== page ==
You should oil your new cricket bat using linseed oil before you begin to it knock-in.
Firstly lightly sand the surfaces of the cricket bat with a fine grade of sand paper. Then apply 2-3 light coats of oil to all exposed surfaces of the bat, allowing sufficient time for the bat to dry between coats, usually overnight.
It's best to avoid oiling your cricket bat if it already has an artificial coating. Also don't stand the bat in oil as this can cause the bat to soften and be more prone to damage.
Once you have oiled your bat and it has dried out, you can then begin to knock-in your new cricket bat, click here for tips on knocking in a new cricket bat .
After a match always check over your bat for signs of damage, such as cracking or splitting of the wood. You can repair damage by sanding and cleaning the damaged area, then using super glue or cricket bat tape to repair any small surface cracks.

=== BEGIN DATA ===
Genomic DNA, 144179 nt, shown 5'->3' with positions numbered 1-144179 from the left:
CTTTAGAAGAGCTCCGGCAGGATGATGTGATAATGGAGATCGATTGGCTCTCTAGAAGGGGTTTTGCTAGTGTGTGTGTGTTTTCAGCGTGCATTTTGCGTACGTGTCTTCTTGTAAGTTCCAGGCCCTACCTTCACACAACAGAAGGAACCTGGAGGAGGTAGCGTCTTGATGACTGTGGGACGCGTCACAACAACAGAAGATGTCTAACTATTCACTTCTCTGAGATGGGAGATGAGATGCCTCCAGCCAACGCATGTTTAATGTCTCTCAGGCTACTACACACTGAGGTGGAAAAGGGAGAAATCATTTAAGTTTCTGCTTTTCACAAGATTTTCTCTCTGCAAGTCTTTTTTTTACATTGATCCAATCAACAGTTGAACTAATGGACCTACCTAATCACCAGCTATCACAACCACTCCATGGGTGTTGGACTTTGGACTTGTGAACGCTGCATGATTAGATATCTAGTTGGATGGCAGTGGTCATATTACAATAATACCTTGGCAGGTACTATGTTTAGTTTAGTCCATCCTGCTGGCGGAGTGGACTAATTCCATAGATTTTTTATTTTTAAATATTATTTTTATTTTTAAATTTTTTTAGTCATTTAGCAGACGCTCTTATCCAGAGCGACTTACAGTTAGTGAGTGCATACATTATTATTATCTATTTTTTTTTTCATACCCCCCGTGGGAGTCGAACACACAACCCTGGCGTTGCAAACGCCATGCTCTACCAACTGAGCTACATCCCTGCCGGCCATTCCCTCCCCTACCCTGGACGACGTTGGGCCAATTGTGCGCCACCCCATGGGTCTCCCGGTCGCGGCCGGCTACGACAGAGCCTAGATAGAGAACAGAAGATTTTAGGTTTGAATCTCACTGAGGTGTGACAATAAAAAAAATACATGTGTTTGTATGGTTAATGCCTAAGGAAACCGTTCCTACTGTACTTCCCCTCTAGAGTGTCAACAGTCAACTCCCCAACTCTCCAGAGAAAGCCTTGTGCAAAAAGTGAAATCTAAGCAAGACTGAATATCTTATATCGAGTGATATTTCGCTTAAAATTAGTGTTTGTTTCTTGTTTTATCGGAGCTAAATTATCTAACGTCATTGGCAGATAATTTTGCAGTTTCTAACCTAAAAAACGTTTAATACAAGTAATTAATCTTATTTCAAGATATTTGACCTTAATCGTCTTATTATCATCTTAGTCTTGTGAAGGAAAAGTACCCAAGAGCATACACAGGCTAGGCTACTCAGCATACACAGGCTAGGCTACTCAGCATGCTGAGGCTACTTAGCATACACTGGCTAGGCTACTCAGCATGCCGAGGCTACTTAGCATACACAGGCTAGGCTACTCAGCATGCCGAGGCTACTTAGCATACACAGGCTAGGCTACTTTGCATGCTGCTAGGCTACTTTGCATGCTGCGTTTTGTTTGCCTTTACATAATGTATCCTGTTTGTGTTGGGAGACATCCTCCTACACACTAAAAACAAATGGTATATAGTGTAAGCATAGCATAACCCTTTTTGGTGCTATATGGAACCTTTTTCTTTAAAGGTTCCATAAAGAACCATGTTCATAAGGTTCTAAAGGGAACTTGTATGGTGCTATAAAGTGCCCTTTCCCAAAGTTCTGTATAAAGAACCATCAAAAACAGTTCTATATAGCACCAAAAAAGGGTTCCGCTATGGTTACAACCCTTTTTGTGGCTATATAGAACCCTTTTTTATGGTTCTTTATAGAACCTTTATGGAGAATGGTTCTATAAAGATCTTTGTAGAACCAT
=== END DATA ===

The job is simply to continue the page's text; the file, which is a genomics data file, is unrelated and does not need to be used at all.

During the off season, avoid storing your new cricket bat in a dry/warm location. Particularly avoid storing your bat in direct sunlight or rooms in your house where there are artificially high temperatures, as this will cause the bat to dry out.
At the end of the season if is often worth applying another light coat of linseed oil and again at the start of the next season. But don't over oil as you may end up weakening the willow.
If you take good care of your cricket bat it should easily last at least 3-4 seasons. However if you mistreat it and don't care for it, it will be much more prone to damage. It is normal however to get surface cracks on any cricket bat, even new bats, these are easily repaired with tape or glue and shouldn't affect the quality of the bat.
But if a major split does occur it's worth contacting your supplier, as they may send it back to the manufacturer, who will often repair it or send you a new one. However if it is clear the bat has been mistreated, it's unlikely they will repair or replace it.